Scientists believe that dirt underfoot will help save the Earth from extinction
Researchers believe that we should take a little break from ourselves and think about the planet – more precisely, about the preservation of its microbial diversity.
Microbial life was the first to originate on our planet. Scientists believe that it, in all likelihood, will be the last, and therefore we should already think about the preservation of microbial diversity on Earth, writes Inverse.
The new study has been published in the journal Nature Microbiology. In it, scientists compared the Earth’s microbiome with the human gut microbiome. In both cases, tiny organisms such as viruses and fungi play an important role in human or planetary health.
Scientists note that the Earth’s microbiome plays an important role in processes ranging from mitigating disease transmission to regulating greenhouse gas and nutrient emissions.
For example, researchers cite a group of mycorrhizal fungi, the number of which has almost halved across the planet. The reason for this is the development of agricultural land and soil pollution with nitrogen. These fungi grow in the soil and attach themselves to plant roots to help plants absorb nutrients and water that are vital to green spaces. All this leads to the homogenization of soil microbes – that is, the total number and diversity of microbial species is reduced.
During the study, scientists analyzed about eight dozen different scientific experiments to understand how the diversity of the Earth’s microbiome affects the “health” of the planet as a whole. As a result, scientists have deduced three ways to protect against the extinction of the planet and preserve the diversity of the Earth’s microbiome.
First, scientists propose to introduce permanent monitoring of the most affected territories, as well as areas with the greatest biodiversity. The study of the latter will help to learn more about the unique microbes, and further understand how they can be preserved and distributed in the affected regions.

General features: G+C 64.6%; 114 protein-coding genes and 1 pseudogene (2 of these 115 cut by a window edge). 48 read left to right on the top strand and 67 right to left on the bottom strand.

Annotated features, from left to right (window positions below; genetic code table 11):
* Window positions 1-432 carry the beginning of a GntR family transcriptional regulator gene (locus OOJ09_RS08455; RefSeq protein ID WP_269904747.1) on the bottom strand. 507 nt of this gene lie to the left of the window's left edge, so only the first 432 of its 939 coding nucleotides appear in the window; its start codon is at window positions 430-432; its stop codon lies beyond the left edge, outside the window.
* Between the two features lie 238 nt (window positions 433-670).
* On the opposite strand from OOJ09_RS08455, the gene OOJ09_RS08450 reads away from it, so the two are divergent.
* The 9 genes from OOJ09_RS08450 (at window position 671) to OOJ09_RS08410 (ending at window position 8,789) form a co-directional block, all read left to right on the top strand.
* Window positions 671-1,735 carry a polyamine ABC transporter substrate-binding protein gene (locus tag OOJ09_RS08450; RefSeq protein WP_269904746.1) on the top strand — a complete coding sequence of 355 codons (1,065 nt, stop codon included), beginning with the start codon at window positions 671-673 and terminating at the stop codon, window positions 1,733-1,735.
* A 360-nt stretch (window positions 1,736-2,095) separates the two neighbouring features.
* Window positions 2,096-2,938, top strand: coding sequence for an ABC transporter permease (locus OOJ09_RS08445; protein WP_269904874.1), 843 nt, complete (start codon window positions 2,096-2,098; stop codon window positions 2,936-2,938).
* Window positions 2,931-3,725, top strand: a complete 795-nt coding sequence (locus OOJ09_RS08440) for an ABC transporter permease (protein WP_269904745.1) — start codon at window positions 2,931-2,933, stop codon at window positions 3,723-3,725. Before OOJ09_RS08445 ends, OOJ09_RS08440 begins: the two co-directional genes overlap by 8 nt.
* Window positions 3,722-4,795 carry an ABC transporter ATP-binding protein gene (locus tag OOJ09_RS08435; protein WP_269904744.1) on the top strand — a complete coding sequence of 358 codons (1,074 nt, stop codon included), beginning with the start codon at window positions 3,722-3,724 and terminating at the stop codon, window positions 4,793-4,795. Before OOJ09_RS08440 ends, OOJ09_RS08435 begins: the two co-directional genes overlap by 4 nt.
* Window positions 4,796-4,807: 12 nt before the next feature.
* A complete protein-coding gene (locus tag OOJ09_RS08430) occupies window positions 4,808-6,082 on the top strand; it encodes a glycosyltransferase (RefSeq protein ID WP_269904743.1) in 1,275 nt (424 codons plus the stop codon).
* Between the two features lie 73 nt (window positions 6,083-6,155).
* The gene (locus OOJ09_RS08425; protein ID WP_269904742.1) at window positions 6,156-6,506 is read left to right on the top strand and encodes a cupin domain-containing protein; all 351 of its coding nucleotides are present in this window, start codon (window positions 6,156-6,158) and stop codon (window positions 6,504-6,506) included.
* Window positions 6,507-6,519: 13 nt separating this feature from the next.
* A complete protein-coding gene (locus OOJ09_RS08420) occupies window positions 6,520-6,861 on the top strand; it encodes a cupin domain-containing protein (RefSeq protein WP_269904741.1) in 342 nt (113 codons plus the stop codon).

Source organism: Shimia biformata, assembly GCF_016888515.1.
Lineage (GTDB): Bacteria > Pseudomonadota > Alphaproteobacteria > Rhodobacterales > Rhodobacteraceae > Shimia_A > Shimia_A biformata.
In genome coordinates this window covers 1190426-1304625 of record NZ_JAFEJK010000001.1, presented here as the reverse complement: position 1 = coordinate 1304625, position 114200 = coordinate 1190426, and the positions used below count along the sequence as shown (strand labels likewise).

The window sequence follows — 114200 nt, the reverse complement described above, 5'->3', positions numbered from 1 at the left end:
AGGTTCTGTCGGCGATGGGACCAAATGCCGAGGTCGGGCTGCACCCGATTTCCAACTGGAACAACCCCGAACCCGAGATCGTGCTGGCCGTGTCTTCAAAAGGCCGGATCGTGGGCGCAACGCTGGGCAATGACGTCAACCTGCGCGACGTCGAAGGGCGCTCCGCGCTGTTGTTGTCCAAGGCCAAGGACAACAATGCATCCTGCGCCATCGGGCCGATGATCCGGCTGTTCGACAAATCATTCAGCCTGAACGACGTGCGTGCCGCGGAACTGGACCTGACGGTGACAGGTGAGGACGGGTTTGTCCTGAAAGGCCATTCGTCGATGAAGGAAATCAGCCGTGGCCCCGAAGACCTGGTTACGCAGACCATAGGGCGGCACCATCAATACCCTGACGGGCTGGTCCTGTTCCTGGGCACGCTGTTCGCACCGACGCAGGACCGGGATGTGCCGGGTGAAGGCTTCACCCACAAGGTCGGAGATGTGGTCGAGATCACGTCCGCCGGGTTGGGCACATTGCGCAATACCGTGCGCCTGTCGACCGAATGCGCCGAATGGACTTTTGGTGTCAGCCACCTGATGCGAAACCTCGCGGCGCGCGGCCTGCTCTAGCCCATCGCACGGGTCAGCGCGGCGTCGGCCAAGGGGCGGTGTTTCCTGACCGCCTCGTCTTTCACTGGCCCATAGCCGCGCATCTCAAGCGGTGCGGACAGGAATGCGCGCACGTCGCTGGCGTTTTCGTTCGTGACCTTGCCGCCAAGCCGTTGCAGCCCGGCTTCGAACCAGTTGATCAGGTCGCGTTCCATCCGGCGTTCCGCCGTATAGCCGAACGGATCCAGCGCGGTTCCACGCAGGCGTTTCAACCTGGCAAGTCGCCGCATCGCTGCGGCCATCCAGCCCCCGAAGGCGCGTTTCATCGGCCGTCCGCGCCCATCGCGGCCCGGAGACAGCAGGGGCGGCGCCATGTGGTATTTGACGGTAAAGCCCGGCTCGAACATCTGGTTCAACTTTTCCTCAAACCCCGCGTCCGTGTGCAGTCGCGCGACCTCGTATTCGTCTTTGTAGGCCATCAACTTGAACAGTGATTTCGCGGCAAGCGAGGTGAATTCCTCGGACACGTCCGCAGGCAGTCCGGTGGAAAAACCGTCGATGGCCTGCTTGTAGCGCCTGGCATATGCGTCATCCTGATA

Secondly, scientists believe that it is not enough just to study the microbiome of the planet, we need to repeat research from time to time in order to understand at what rate and which microbiomes we are losing.
Thirdly, scientists need to openly share their observations and data – for this there should be a separate platform. The fact is that most of these microbes are underground, and therefore researchers have no way to track them using aircraft, satellites or other technologies.
In addition, scientists believe that the scientific community needs to turn its attention not only to the restoration of destroyed ecosystems, but also to the diversity in them. Researchers propose to revive microbiomes following the example of individual ecosystems. In support of this theory, they cite data from studies of prairie restoration in the American Midwest and the reintroduction of fungi in Hawaii. Both of these experiments showed that replanting soil can create a wider variety of microbes, as well as restore entire ecosystems.
Thus, previous analyzes have shown that the re-introduction of wild microbes into the soil stimulated plant growth by more than 60%, and in some regions this figure is completely colossal – about 700%. But, unfortunately, this method is not universal and will depend on a number of factors specific to a particular area.
Scientists insist that monitoring the Earth’s microbiome is very important, because according to some studies, by 2050 more than 90% of the planet’s soil will undergo significant erosion. That is why it is so important to focus on solving the climate and soil crisis, but also to take microbes into account.
Researchers believe that the biodiversity of the planet’s microbial life can be an excellent tool in the fight to create greener and healthier ecosystems.